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Slots Testimony Seen In A New Light

Written testimony submitted to the Maryland General Assembly this month by Penn National Gaming has become a better read in light of the Pennsylvania company's announcement this week that it was pulling out of a deal to buy Rosecroft Raceway, the struggling harness track in Prince George's County.

Company officials blamed the legislature's decision not to make the track eligible for a license to operate slot machines -- or video lottery terminals, in legislative parlance -- if voters approve a referendum next year. Two other exisiting horse racing tracks are eligible for, but not guaranteed, licenses under the bill that passed.

Here's what Eric Schippers, the vice president of public affairs and government relations, had to say about Rosecroft and slots in testimony submitted Nov. 2, during the first week of a special legislative session devoted to fixing the state budget:

"We have spent a great deal of time introducing ourselves to the Prince George's community, including members of our legislative delegation, county council, local business owners, leaders of local charities and civic organizations, and, of course, our more than 375 employees at Rosecroft. Penn National is taking a long-term perspective on Rosecroft, and we've reassured everyone we've met that our purchase agreement is not contingent on the approval of video lottery terminals (VLTs) at the track."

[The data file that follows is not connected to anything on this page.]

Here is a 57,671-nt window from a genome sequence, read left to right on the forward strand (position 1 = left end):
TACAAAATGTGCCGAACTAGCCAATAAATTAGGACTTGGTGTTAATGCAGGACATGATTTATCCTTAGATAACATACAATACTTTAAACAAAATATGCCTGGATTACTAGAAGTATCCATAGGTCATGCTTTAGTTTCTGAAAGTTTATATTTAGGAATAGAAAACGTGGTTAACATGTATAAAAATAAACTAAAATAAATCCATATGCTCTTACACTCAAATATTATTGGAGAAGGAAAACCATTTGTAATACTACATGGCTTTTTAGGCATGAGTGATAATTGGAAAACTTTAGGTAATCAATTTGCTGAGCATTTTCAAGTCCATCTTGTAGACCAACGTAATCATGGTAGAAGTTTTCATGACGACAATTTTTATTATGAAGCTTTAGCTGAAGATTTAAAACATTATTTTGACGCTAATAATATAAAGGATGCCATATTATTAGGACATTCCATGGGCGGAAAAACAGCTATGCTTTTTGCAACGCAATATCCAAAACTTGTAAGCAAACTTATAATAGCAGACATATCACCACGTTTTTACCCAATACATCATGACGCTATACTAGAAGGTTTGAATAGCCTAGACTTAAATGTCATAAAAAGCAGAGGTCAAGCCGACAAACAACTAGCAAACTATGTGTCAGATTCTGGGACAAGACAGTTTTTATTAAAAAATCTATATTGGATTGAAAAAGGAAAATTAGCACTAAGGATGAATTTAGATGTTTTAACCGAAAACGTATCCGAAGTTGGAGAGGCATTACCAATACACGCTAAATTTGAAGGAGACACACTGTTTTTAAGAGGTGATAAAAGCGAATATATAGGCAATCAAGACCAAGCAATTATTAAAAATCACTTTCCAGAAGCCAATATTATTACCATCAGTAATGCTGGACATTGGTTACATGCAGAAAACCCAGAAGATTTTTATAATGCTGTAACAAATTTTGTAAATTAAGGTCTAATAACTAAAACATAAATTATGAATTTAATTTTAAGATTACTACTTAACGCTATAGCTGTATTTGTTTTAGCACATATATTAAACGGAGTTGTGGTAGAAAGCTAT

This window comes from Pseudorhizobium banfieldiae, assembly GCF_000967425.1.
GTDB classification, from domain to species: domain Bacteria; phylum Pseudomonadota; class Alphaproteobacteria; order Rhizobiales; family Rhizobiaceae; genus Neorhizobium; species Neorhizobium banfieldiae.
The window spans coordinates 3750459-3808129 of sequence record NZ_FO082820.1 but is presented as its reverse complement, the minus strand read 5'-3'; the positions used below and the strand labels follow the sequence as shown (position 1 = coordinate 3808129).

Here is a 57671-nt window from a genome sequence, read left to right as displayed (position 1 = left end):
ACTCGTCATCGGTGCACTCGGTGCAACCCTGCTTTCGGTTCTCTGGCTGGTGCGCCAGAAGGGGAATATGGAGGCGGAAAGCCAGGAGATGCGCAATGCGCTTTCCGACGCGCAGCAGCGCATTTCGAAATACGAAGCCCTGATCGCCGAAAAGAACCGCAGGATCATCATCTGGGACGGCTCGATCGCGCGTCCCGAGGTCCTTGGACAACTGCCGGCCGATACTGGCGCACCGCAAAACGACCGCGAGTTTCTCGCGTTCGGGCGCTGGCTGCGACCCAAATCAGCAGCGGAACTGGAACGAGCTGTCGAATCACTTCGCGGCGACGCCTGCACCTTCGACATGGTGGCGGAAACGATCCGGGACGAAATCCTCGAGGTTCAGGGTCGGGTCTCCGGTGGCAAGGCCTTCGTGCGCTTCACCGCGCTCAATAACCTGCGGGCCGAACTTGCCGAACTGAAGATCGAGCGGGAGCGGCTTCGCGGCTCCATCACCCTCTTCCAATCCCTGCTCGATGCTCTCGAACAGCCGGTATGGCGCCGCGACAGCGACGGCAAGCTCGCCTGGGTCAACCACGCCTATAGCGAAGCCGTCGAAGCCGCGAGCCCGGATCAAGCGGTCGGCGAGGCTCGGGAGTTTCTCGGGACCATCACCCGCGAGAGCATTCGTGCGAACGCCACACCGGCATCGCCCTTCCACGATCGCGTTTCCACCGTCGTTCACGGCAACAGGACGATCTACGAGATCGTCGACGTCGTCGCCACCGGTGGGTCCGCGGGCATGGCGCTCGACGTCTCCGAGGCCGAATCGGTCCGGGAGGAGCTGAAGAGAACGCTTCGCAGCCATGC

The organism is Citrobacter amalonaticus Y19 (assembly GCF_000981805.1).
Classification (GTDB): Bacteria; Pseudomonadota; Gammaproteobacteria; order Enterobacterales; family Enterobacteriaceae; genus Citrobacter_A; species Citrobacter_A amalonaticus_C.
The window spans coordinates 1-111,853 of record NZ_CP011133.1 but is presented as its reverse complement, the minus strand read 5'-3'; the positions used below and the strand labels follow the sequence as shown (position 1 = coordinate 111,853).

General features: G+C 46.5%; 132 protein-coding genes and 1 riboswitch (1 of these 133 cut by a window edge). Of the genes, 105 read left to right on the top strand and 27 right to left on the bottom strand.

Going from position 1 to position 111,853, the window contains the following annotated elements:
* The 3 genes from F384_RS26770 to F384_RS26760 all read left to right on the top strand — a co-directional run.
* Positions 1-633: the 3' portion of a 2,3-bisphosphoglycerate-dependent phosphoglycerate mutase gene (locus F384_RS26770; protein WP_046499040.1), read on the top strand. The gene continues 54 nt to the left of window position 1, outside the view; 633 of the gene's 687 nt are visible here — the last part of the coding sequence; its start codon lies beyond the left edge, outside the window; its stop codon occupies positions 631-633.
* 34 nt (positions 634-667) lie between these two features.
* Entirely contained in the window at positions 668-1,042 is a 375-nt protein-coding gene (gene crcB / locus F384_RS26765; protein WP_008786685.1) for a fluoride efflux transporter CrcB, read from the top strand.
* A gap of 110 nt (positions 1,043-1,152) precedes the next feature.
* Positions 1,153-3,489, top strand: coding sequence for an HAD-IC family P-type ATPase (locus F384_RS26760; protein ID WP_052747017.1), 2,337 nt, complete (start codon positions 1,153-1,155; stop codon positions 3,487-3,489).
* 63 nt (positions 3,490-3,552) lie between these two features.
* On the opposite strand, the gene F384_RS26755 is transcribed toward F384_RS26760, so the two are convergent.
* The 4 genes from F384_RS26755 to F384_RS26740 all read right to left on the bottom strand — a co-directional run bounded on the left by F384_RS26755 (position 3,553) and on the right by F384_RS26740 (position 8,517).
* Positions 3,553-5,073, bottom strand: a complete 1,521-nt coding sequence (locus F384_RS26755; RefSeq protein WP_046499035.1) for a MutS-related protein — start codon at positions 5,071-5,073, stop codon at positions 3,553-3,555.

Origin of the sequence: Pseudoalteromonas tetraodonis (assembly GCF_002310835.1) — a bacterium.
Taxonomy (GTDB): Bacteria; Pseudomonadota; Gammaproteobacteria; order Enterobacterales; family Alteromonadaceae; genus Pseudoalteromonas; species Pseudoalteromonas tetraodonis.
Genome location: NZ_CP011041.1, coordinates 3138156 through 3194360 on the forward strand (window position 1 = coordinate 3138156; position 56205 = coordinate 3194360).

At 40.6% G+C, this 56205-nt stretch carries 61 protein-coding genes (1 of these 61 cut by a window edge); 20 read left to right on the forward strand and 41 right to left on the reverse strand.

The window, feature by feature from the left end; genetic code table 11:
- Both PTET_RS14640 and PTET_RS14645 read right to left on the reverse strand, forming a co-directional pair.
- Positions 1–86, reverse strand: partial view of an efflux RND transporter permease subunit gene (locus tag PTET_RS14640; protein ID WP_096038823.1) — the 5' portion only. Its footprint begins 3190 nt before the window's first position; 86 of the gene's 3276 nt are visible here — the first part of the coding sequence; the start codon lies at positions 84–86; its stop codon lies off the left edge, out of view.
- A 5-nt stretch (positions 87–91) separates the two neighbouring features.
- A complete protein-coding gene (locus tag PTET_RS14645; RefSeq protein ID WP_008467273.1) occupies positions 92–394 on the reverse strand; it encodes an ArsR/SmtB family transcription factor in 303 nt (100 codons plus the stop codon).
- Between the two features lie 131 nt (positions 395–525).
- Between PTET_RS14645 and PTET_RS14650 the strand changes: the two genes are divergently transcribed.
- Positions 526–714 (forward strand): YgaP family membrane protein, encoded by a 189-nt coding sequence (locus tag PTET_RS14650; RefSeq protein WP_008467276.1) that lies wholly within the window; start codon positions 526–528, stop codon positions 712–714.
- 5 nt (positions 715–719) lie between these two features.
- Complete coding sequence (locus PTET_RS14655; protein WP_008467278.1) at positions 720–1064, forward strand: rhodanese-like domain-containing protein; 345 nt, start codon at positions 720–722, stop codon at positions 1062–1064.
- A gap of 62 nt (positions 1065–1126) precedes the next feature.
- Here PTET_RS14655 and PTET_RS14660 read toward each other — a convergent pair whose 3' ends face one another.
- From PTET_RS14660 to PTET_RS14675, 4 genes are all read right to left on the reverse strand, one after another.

Another development in Maryland racing this week has prompted questions about the likelihood of Laurel Park in Anne Arundel County winning a slots license.

Maryland Jockey Club President Lou Raffetto Jr., who ran Laurel Park and Pimlico in Baltimore, was fired by Magna Entertainment, the Canadian racing conglomerate that owns the tracks. Raffetto was widely respected in Maryland, while leading lawmakers have openly questioned Magna's peformance operating slots at other venues in the country.

The bill that passed the legislature was written with Laurel in mind but is crafted in such a way that other companies could bid for a slots license in the area. The legislation makes operations within two miles of MD Route 295 eligible. A commission appointed by the governor and legislative leaders is tasked with picking the locations if the referendum passes.

By John Wagner  |  November 30, 2007; 10:33 AM ET
Categories:  John Wagner  
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